Indeed, Scott’s MySpace page is devoted to scores of photos of him dancing with friends, striking poses on myriad dance floors around town and mugging and playing with Lilly and Wyatt, his preschool-age niece and nephew. Scott’s reach extended to the Avalon, Kilby Court, Saltair and many others.

More than 400 friends and relatives packed into Scott’s funeral service and at least that many attended a fund-raiser for the family at The Hotel a few days after his death, Rick Reid says. Reid is on partial disability and works part-time at the Taylorsville R.C. Willey store. The Hotel’s Marion says the “celebration of Scott’s life” raised several thousand dollars for funeral expenses and other family needs.

In the end, Rick Reid hopes people who knew his son will remember him as a full human being: plagued by drug abuse, but also full of life and love for others in his path. “Just before he died, Scotty had applied for a full-time job at Fed Ex. He was talking about the girl he loved. He said, ‘This feels different, Dad. I think she might be the one.’”

A pair of black Ray-Ban Wayfarer sunglasses hiding his swollen eyes, Rick Reid pauses. “We all have the best and the worst inside us. Scotty got weak one night and smoked something that killed him. But that will never erase the way this amazing boy lived.”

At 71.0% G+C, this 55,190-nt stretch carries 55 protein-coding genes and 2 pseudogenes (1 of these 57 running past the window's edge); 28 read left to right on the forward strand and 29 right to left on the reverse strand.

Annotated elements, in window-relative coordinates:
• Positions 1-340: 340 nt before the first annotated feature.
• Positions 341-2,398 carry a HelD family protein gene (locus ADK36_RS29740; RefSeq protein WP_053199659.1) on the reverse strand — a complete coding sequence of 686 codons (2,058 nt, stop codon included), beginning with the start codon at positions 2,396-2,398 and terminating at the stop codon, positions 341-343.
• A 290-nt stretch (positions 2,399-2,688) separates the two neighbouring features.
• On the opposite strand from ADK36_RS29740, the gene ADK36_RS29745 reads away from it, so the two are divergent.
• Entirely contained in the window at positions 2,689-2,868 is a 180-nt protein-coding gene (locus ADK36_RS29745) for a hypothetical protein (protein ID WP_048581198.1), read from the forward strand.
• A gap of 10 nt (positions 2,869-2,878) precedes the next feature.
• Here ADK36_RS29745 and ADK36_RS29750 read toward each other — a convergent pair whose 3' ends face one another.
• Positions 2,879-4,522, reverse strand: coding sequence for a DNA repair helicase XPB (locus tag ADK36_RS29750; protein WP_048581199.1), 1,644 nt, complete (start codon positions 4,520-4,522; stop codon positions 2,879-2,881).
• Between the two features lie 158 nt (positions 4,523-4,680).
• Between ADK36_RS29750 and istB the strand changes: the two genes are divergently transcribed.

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Posted // November 10,2007 at 00:12 I met Scott through a boyfriend. He was a very nice guy. The first time I met him was at a party and the first thing he asks Are you thirsty? Can I get you a drink? A inspirational, fun, polite, not quick to judge kind of guy. I am truly sorry for his loss...nn-Kristina


Posted // November 6,2007 at 03:08 Scottie.... from Myspace..... !!!nI thought this was another one of Scottie’s jokes... I couldnt believe it... it took me reading multiple peoples pages to get the full effect of what happened... then I broke into tears.nI cant express verbally how much this has impacted my life, and I wont be that selfish... I give me love to his family and friends as well as his girlfriend Court... she is gorgeous and I hope that the family can stick with what he was and maintain that memory.nMuch love to you Scottie, you were the world to so many people!!!! xoxonClassicAmberGirl